“We see other subscription streaming providers following suit with Hulu Plus on the vast majority of connectable devices and Amazon also focusing on original programming to provide consumers a compelling reason to have another subscription,” John Buffone, director of devices at NPD’s Connected Intelligence service, told Digital Trends.

But what of traditional pay-TV operators? If Q1 subscriber figures are any indication, the sector has work to do.

"Since Q1 2012, pay-TV subscribers have increased by only 228,000,” said Stifel Nicolaus (News - Alert) analyst Christopher King in a research report. “Over the same time, Hulu Plus has added over two million subscribers, with almost one million of those subscribers added during Q1 2013. While housing remains weak and relatively high unemployment continues to pressure low-end subscribers, we have noticed a markedly different tone coming from management of various pay-TV operators in recent quarters."

Cable in particular continued to lose the most subs. The top four, Comcast, Time Warner Cable, Charter Communications and Cablevision Systems (News - Alert), together lost 208,000 video subscribers in the first three months of the year, doubling the 104,000 they lost one year ago.

Traditional pay-TV has been turning to TV Everywhere in an effort to sweeten the pot for subscribers by giving them the ability to access their subscription content across a range of devices. But now, some of them are going further, looking to move past their role as content aggregator, into the position of content creator.

According to CARTT, Rogers senior vice president of video content David Purdy told regulators at a recent hearing on the TV industry that the Canadian operator is looking to partner with premium cable nets to generate its own original content to take Netflix head-on, while providing value past the broadcast tier.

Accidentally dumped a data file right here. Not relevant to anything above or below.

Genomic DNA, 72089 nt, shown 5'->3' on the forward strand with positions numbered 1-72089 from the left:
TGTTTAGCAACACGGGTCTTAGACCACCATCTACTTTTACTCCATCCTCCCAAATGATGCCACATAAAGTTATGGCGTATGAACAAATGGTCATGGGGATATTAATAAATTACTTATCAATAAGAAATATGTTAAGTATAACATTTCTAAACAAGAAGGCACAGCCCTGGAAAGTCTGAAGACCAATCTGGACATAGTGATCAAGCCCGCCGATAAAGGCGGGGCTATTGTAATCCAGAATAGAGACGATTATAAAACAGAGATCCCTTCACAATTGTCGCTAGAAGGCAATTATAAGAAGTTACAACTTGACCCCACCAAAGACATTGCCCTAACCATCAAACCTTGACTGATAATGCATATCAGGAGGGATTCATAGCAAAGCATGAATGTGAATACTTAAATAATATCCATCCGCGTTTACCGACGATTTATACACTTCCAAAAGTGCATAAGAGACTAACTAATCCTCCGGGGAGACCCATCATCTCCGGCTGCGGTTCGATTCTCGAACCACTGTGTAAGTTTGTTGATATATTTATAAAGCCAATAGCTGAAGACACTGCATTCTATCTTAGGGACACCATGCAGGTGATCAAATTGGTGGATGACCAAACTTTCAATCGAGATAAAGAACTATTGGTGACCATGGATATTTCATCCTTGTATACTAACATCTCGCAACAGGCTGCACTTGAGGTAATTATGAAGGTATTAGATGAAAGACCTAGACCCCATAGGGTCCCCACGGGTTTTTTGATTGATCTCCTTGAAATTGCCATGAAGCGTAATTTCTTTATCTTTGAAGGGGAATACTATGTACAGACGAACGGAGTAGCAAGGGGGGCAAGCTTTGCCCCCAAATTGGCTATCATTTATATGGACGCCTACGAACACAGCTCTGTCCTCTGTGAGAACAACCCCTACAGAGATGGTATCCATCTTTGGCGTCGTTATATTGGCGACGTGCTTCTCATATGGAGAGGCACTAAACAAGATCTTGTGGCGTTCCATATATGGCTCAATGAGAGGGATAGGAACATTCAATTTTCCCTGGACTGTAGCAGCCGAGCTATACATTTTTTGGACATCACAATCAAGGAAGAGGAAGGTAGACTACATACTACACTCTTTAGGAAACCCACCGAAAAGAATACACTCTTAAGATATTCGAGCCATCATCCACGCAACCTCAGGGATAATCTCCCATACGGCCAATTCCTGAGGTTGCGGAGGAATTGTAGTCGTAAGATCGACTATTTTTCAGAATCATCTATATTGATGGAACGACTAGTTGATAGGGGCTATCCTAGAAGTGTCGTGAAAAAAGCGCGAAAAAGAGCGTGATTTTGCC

“We certainly plan on rolling out our own subscription products that will compete with Netflix,” he said. “There are lots of suppliers out there producing original series content. Our belief and intention would be to go after the Starz, Encore, Showtime and anybody that's not locked down on an exclusive basis and secure that type of content.”

He added, “The interesting discussion going on in the marketplace right now is are over-the-top [subscription video-on-demand providers] buying content or producing content on an exclusive basis? If they do so then there will be a natural reaction. It would be logical that we would start to produce content for an over-the-top SVOD. We'd partner with perhaps a Comcast who has a Streampix product in the marketplace.”

Verizon (News - Alert) FiOS is dipping a toe into these waters as well with Redbox Instant, a joint venture with Coinstar. The telco brought the service out of beta on May 15, opening up to the general public 7,500 “streaming and transactional movie titles” for $8 per month—equivalent to Netflix and Hulu. No FiOS subscription is required to access the service—unlike Streampix, which is wedded to Comcast’s subscription tiers. For the model to win, it’s highly likely that Verizon will need to add original content to the mix—content not found in its IPTV subscription plans.

It’s a bold step, but not without precedence: satellite giant BSkyB (News - Alert) in the U.K. allows consumers to subscribe to its SVOD OTT service, NowTV, without having a Sky satellite subscription. And, in Denmark, which saw both Netflix and HBO Nordic launch as pure-play OTT services, local operator YouSee launched its answer in the form of the YouBio service.

Edited by Rachel Ramsey

blog comments powered by Disqus